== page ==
Tri-City Medical Center to reconsider decision to close psychiatric ward

August 20, 2018
The San Diego Union-Tribune
By Paul Sisson
August 17, 2018


The Oceanside hospital was to shut down its 18-bed locked behavioral health unit next week. (U-T file photo)






With just days to go before it was to shutter its psychiatric ward, Tri-City Medical Center announced Friday afternoon that its board of directors will hear public testimony and take a fresh vote on the matter next week.

The Oceanside hospital was to shut down its 18-bed locked behavioral health unit next week. With the county’s approval, Tri-City already shuttered its 12-person crisis-stabilization unit, which provided up to 24 hours of recuperation time for patients experiencing mental health distress.

During a hastily scheduled special meeting on June 26, Tri-City’s elected board voted unanimously to close both units within 60 days citing regulatory, financial and staffing difficulties. But the Service Employees International Union, which represents many of the 80 mental health employees who received layoff notices after the board’s decision, demanded that the vote be re-taken, alleging that certain aspects of the first meeting two months ago violated public meetings law.

The board’s statement Friday afternoon did not reference the union’s allegations and hospital spokesman Aaron Byzak said they were not the reason for the board’s decision to re-hear the matter on Tuesday at 4:30 p.m.

“Recognizing the community’s concern regarding mental health services, the board decided to provide another opportunity for interested persons to provide testimony. After considering public comments and relevant information regarding the units, the board will decide what — if any — action to take,” the statement said.

It was not clear whether Tri-City could have closed its locked unit next week. The county’s Behavioral Health Services Department sent the hospital’s chief executive a letter on Aug. 6 that said Tri-City must “continue to accept new admissions through Sept. 22” to provide enough time for the public district hospital to “locate and transition inpatient clients to alternative and appropriate level of care beds.”

It’s that transfer that has riled many in coastal North County who have wondered where patients brought in on “5150” holds — people found to be a danger to themselves or others — will go when Tri-City’s unit closes. The nearest units that remain open are at the former Palomar Medical Center complex in downtown Escondido and at the county’s psychiatric hospital on Rosecrans Street in San Diego’s Midway district. Local governments have expressed significant concerns that transportation requirements would take too many law enforcement officers away from the cities where they patrol. And the families of those whose loved ones use the Tri-City units have repeatedly commented on the hardship of driving so far to visit.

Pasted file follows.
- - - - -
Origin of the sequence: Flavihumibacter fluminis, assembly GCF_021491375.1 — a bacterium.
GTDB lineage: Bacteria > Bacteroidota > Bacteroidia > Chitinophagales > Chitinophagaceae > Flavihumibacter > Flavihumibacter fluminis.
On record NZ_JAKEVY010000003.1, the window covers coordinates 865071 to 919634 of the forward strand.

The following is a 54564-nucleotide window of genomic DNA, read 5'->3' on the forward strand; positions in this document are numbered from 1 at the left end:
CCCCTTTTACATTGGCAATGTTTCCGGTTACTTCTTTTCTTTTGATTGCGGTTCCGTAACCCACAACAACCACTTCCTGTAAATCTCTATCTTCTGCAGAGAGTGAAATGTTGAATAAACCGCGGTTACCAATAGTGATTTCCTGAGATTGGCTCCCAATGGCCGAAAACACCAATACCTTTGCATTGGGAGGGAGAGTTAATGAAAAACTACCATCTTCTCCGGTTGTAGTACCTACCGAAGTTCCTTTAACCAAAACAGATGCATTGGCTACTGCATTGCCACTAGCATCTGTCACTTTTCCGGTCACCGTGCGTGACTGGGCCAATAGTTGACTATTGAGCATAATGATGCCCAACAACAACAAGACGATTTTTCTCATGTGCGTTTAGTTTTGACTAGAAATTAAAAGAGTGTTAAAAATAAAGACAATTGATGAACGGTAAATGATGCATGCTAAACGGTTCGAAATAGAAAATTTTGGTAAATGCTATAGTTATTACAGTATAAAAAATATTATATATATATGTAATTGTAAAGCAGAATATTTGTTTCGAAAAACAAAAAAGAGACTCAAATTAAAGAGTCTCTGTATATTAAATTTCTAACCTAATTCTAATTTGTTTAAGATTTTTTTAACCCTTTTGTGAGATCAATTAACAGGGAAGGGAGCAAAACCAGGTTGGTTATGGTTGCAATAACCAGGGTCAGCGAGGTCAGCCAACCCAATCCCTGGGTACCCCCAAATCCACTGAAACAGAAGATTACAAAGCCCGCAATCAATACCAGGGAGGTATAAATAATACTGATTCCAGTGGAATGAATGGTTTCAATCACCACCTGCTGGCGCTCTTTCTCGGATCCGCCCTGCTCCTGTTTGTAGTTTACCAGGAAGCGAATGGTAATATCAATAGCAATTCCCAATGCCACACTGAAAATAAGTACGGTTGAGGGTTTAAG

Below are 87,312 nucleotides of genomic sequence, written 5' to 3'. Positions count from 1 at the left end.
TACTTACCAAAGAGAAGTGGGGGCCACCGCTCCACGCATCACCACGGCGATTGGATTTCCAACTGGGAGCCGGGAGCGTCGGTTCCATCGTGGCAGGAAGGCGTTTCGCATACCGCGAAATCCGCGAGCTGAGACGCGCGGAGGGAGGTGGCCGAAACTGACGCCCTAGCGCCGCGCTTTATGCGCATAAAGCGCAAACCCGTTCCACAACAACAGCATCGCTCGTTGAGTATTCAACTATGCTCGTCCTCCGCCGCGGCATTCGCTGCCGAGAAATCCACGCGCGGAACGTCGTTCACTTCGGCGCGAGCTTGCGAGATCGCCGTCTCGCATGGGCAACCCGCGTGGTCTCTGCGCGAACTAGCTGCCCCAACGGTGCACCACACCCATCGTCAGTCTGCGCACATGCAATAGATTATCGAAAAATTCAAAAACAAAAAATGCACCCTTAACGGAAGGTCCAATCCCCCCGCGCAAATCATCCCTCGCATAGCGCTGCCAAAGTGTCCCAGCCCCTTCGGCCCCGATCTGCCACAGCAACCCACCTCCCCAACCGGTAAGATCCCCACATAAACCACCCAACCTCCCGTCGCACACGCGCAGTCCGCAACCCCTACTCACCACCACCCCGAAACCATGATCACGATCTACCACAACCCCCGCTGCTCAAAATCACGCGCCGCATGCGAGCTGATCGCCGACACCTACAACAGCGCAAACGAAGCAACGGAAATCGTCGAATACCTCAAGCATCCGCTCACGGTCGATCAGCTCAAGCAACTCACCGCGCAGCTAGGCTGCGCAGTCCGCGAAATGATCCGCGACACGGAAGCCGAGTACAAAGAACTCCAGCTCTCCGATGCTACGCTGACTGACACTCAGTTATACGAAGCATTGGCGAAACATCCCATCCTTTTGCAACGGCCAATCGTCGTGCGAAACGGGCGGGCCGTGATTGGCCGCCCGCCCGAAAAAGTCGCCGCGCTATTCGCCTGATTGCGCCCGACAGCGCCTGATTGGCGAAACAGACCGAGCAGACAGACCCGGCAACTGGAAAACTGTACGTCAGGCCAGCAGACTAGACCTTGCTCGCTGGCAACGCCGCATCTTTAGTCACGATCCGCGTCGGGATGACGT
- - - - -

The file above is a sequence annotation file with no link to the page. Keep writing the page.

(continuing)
Diane Bagby, a director of the North Coastal San Diego chapter of the National Alliance for Mental Illness, and her husband Mike Bagby, who serves as the chapter’s president, said they were cautiously hopeful about the chances that the Tri-City board might reverse its previous decision though the couple said they have struggled to get meetings with hospital leadership to discuss the possibility of just such an action.

“People are upset with the hospital over this decision, that’s for sure,” Diane Bagby said. “I can’t trust that they are willing to start these units up again, but we’ll see.”

In explaining its closure decision to the public, Tri-City has said that it has difficulty finding enough psychiatrists to staff its units. Psychiatrists are required to evaluate whether or not patients need to be admitted for three days or even 14 days of treatment in a locked ward and also are involved in adjustment of anti-psychotic medications.

Danielle Denis, an Escondido resident who said she has been diagnosed with bipolar depression, said she went to Tri-City’s emergency department on Aug. 4, after having suicidal thoughts just one day after Tri-City closed its crisis stabilization unit. She said she and several other female psychiatric patients were kept together in a “fast track” room at the hospital for 48 hours without seeing a psychiatrist. Medical records that Denis provided appear to confirm the timeline of her visit and that she was discharged from Tri-City’s emergency department on Aug. 6. She said she immediately called 911 to report that she was still feeling suicidal and was readmitted to Tri-City’s emergency room and then transferred to Palomar’s locked behavioral health unit where she continues to receive treatment.

Denis said Palomar doctors changed the medications she is taking, and she’s feeling better, but the experience at Tri-City, she said, convinced her that the hospital must do more to bolster its emergency psychiatric capacity.

“They don’t have the staff, and it’s not right what’s going on,” Denis said.

Byzak said in an email that health care privacy law prevents Tri-City from confirming or denying whether Denis was a patient.






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